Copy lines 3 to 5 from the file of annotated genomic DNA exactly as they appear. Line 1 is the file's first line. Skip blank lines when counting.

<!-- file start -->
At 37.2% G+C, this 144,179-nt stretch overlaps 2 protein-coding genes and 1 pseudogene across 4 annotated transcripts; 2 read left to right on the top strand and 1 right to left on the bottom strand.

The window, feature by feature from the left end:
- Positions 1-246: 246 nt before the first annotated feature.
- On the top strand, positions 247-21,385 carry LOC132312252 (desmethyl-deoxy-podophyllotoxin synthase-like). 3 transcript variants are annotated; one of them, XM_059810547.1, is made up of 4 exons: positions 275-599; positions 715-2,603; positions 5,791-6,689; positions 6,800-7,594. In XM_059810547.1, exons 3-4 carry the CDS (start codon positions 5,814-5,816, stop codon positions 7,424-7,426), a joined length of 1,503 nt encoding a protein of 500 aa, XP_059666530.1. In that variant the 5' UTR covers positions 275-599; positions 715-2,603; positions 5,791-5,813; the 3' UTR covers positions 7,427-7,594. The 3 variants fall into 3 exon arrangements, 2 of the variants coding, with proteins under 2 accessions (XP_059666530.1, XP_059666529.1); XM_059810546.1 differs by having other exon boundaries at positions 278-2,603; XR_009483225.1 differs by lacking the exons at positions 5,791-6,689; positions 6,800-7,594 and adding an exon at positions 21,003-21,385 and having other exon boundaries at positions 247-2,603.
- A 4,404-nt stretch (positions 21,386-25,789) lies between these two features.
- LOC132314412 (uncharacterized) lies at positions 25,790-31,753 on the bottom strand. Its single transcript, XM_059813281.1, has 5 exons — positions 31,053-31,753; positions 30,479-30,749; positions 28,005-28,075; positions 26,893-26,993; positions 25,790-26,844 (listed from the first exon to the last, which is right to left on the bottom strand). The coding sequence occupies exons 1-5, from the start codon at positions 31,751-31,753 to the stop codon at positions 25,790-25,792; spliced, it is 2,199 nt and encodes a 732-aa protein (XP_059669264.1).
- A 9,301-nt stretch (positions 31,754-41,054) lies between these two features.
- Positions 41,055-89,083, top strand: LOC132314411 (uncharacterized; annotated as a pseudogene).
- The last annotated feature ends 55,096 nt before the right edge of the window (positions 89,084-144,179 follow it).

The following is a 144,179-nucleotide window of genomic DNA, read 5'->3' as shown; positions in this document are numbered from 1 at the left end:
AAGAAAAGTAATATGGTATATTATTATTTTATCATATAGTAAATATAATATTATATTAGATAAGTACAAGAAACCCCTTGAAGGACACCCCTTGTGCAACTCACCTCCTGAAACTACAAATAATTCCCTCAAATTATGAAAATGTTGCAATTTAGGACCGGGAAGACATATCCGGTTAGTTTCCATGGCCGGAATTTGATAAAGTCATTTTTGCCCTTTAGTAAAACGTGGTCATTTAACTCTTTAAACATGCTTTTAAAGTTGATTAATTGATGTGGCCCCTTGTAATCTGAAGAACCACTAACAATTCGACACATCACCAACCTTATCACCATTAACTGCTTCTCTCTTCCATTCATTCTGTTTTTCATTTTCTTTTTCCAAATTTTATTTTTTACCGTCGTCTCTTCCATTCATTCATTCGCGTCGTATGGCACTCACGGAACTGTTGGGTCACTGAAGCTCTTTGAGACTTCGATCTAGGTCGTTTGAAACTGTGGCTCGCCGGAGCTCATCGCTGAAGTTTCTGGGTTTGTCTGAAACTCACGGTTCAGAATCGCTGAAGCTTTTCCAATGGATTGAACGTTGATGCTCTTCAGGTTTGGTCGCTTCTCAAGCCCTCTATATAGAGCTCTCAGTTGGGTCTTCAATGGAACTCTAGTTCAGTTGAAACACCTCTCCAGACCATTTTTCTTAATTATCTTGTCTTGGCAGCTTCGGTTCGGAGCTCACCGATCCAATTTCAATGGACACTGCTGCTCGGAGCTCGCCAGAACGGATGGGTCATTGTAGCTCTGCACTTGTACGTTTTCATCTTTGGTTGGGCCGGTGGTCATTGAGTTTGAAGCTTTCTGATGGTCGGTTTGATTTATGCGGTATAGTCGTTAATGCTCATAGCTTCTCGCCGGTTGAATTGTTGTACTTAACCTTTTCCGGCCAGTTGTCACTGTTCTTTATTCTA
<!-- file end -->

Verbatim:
- Positions 1-246: 246 nt before the first annotated feature.
- On the top strand, positions 247-21,385 carry LOC132312252 (desmethyl-deoxy-podophyllotoxin synthase-like). 3 transcript variants are annotated; one of them, XM_059810547.1, is made up of 4 exons: positions 275-599; positions 715-2,603; positions 5,791-6,689; positions 6,800-7,594. In XM_059810547.1, exons 3-4 carry the CDS (start codon positions 5,814-5,816, stop codon positions 7,424-7,426), a joined length of 1,503 nt encoding a protein of 500 aa, XP_059666530.1. In that variant the 5' UTR covers positions 275-599; positions 715-2,603; positions 5,791-5,813; the 3' UTR covers positions 7,427-7,594. The 3 variants fall into 3 exon arrangements, 2 of the variants coding, with proteins under 2 accessions (XP_059666530.1, XP_059666529.1); XM_059810546.1 differs by having other exon boundaries at positions 278-2,603; XR_009483225.1 differs by lacking the exons at positions 5,791-6,689; positions 6,800-7,594 and adding an exon at positions 21,003-21,385 and having other exon boundaries at positions 247-2,603.
- A 4,404-nt stretch (positions 21,386-25,789) lies between these two features.